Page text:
Second, assuming that it was legal and intentionally referencing the Falklands War, it is then a matter of speech. One of which, in the states and in that format may likely be restricted by the government. (This is an interesting topic that has been explored by others, I do not intend to delve into this topic at this moment) I would assume Argentina has a similar standard, nevertheless if the plates were legit (which they appear to be) there appears to have been no government effort to restrict or change the plates. The result of the protest about the plates was an effective heckler’s veto after a picture of the plates was posted on the internet during their shoot. Intentionally chosen or not by the Top Gear team, they yielded to their pressure (however it failed to avoid the conflict coming at the designated journey’s end).

The threat from the protesters effectively silenced the speech of the presenters. Frankly it doesn’t matter too much if they did it intentionally (the presenters) as a matter of speech or not since the result was the same. The protesters believed it was intentional and acted in an illegal manner, with threats that culminated in actual violence with the intent to quell speech and express dissatisfaction. Unfortunately the end result of this behavior, to silence speech through violent means, is encouraged regardless of the intent of the presenters and producers of Top Gear.
The falsification claim arises from the effort to quell the mob and yield to the hecklers’ veto. (For a recent case in the Sixth Circuit on the heckler’s veto, see this post by Eugene Volokh). The question is then, is there a legal defense for what appears to be a reasonable response (self-preservation) from the Top Gear crew, i.e. switching the plates. Particularly since the government was willing to allow the threat to persist over this speech issue. Furthermore, following through on the charges legitimizes the protesters and minimizes the ability to speak freely.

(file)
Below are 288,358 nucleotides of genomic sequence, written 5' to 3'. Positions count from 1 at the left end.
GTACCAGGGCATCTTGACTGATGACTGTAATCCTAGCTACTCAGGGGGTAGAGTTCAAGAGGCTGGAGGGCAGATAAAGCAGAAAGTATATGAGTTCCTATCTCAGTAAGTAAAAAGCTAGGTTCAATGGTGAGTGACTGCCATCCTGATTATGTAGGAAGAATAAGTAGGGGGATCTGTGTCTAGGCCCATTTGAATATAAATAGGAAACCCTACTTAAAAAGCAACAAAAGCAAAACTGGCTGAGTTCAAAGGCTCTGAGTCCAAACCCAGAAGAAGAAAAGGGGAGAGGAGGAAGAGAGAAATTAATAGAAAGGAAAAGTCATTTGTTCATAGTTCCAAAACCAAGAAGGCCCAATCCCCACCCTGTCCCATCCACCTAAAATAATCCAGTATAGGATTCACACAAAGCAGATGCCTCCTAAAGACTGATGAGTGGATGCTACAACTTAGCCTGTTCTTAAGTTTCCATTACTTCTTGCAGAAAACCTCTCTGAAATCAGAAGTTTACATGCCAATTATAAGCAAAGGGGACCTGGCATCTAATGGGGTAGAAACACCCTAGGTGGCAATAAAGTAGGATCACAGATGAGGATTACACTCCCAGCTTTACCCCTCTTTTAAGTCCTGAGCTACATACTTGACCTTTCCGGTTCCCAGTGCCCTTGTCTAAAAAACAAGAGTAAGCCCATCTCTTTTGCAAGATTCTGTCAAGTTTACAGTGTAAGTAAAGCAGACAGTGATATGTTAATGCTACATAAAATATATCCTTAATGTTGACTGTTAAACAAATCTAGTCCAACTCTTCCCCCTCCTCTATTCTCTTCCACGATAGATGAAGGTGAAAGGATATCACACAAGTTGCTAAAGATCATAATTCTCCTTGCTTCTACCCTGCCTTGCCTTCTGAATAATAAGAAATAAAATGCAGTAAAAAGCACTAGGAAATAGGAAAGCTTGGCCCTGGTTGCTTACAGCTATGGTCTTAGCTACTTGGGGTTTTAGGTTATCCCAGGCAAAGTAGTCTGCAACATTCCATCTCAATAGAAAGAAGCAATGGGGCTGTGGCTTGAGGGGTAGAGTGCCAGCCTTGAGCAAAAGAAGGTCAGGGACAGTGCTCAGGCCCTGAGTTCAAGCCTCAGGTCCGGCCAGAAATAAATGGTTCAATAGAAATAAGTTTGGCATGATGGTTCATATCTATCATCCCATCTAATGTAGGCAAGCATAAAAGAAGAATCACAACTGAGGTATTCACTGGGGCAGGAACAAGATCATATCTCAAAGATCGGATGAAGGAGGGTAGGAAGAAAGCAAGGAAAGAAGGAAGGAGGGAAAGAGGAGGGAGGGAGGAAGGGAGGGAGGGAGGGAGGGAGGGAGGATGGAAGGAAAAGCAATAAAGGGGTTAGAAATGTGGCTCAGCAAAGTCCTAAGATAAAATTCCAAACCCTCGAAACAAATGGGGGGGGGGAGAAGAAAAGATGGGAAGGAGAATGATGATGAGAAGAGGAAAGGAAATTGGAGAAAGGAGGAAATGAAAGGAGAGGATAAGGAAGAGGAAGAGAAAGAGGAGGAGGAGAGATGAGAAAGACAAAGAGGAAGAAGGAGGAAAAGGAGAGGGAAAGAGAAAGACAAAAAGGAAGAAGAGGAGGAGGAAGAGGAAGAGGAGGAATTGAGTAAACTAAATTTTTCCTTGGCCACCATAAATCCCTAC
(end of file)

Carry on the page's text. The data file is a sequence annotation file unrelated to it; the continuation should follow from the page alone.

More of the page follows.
The episode raises the following basic questions 1] Did the presenters/crew falsify their plates under the law? 2] Is there a defense, regarding the circumstances, that would allow the change of the plates, as the Judge initially stated when dismissing the case the first time? 3] What weight does the broader policy point regarding free speech or freedom of the press demand in consideration of what may be at stake by prosecuting them for a legitimate attempt to moderate their speech?
This is an interesting legal question. As far fetched as it may be the judge originally agreed with the assertion that they responded quickly to avert a disastrous outcome. Even without the speech implications there seems to be a strong case for dismissing these charges. However, importantly, failing to dismiss these charges only emboldens hecklers if speech referencing uncomfortable, insensitive or controversial topics is indirectly prosecuted when a speaker attempts to remove himself from a dangerous situation. Though speech is likely not an affirmative defense, it is intricately interwoven throughout this incident.
This story is one worth following, both for the legal aspects as well as the possible impact on the former Top Gear presenters, Clarkson, Hammond and May.